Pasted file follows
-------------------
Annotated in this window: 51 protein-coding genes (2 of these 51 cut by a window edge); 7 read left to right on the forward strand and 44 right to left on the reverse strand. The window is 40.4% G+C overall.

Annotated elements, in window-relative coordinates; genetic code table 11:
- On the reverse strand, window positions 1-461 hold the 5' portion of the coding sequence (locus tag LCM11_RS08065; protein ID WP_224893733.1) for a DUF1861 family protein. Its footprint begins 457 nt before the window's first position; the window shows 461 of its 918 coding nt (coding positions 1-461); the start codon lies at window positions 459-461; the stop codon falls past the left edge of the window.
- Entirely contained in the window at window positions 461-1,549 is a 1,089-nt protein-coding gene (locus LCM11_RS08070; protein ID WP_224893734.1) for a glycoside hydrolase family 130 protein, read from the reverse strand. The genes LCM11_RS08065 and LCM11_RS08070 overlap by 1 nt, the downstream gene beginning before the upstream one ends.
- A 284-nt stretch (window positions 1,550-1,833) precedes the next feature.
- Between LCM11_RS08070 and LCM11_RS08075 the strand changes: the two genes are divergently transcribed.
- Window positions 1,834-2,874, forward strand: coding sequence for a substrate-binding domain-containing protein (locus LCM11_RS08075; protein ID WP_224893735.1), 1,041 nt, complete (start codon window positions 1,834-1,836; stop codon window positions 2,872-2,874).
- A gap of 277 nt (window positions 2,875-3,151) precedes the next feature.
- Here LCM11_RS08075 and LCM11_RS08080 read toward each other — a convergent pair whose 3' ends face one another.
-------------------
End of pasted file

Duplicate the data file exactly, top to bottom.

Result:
Annotated in this window: 51 protein-coding genes (2 of these 51 cut by a window edge); 7 read left to right on the forward strand and 44 right to left on the reverse strand. The window is 40.4% G+C overall.

Annotated elements, in window-relative coordinates; genetic code table 11:
- On the reverse strand, window positions 1-461 hold the 5' portion of the coding sequence (locus tag LCM11_RS08065; protein ID WP_224893733.1) for a DUF1861 family protein. Its footprint begins 457 nt before the window's first position; the window shows 461 of its 918 coding nt (coding positions 1-461); the start codon lies at window positions 459-461; the stop codon falls past the left edge of the window.
- Entirely contained in the window at window positions 461-1,549 is a 1,089-nt protein-coding gene (locus LCM11_RS08070; protein ID WP_224893734.1) for a glycoside hydrolase family 130 protein, read from the reverse strand. The genes LCM11_RS08065 and LCM11_RS08070 overlap by 1 nt, the downstream gene beginning before the upstream one ends.
- A 284-nt stretch (window positions 1,550-1,833) precedes the next feature.
- Between LCM11_RS08070 and LCM11_RS08075 the strand changes: the two genes are divergently transcribed.
- Window positions 1,834-2,874, forward strand: coding sequence for a substrate-binding domain-containing protein (locus LCM11_RS08075; protein ID WP_224893735.1), 1,041 nt, complete (start codon window positions 1,834-1,836; stop codon window positions 2,872-2,874).
- A gap of 277 nt (window positions 2,875-3,151) precedes the next feature.
- Here LCM11_RS08075 and LCM11_RS08080 read toward each other — a convergent pair whose 3' ends face one another.